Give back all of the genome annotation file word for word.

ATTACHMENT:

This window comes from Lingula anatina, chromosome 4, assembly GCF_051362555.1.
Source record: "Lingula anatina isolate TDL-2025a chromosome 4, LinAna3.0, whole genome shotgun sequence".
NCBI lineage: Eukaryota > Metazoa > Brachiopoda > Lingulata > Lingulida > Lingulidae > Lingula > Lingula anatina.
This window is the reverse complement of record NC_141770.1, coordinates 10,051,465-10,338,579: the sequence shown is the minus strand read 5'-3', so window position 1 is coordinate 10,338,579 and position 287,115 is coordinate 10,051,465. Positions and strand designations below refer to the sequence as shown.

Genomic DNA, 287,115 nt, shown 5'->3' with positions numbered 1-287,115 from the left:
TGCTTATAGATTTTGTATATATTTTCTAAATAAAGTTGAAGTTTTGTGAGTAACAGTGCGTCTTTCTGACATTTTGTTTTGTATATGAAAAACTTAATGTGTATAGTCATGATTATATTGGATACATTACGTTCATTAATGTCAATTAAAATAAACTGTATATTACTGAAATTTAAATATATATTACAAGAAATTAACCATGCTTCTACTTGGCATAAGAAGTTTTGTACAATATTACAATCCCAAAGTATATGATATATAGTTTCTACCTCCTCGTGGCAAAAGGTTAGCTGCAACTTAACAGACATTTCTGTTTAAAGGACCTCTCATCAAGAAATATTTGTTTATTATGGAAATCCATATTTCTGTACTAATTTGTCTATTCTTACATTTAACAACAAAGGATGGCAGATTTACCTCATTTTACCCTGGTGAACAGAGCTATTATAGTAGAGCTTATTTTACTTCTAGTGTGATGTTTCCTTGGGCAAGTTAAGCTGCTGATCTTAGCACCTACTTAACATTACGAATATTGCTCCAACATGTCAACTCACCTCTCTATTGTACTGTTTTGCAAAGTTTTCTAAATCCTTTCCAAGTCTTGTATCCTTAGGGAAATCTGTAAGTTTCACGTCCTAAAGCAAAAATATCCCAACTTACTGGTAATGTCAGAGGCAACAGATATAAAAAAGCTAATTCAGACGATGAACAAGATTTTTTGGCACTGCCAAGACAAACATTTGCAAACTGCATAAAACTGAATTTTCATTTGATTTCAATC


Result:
This window comes from Lingula anatina, chromosome 4, assembly GCF_051362555.1.
Source record: "Lingula anatina isolate TDL-2025a chromosome 4, LinAna3.0, whole genome shotgun sequence".
NCBI lineage: Eukaryota > Metazoa > Brachiopoda > Lingulata > Lingulida > Lingulidae > Lingula > Lingula anatina.
This window is the reverse complement of record NC_141770.1, coordinates 10,051,465-10,338,579: the sequence shown is the minus strand read 5'-3', so window position 1 is coordinate 10,338,579 and position 287,115 is coordinate 10,051,465. Positions and strand designations below refer to the sequence as shown.

Genomic DNA, 287,115 nt, shown 5'->3' with positions numbered 1-287,115 from the left:
TGCTTATAGATTTTGTATATATTTTCTAAATAAAGTTGAAGTTTTGTGAGTAACAGTGCGTCTTTCTGACATTTTGTTTTGTATATGAAAAACTTAATGTGTATAGTCATGATTATATTGGATACATTACGTTCATTAATGTCAATTAAAATAAACTGTATATTACTGAAATTTAAATATATATTACAAGAAATTAACCATGCTTCTACTTGGCATAAGAAGTTTTGTACAATATTACAATCCCAAAGTATATGATATATAGTTTCTACCTCCTCGTGGCAAAAGGTTAGCTGCAACTTAACAGACATTTCTGTTTAAAGGACCTCTCATCAAGAAATATTTGTTTATTATGGAAATCCATATTTCTGTACTAATTTGTCTATTCTTACATTTAACAACAAAGGATGGCAGATTTACCTCATTTTACCCTGGTGAACAGAGCTATTATAGTAGAGCTTATTTTACTTCTAGTGTGATGTTTCCTTGGGCAAGTTAAGCTGCTGATCTTAGCACCTACTTAACATTACGAATATTGCTCCAACATGTCAACTCACCTCTCTATTGTACTGTTTTGCAAAGTTTTCTAAATCCTTTCCAAGTCTTGTATCCTTAGGGAAATCTGTAAGTTTCACGTCCTAAAGCAAAAATATCCCAACTTACTGGTAATGTCAGAGGCAACAGATATAAAAAAGCTAATTCAGACGATGAACAAGATTTTTTGGCACTGCCAAGACAAACATTTGCAAACTGCATAAAACTGAATTTTCATTTGATTTCAATC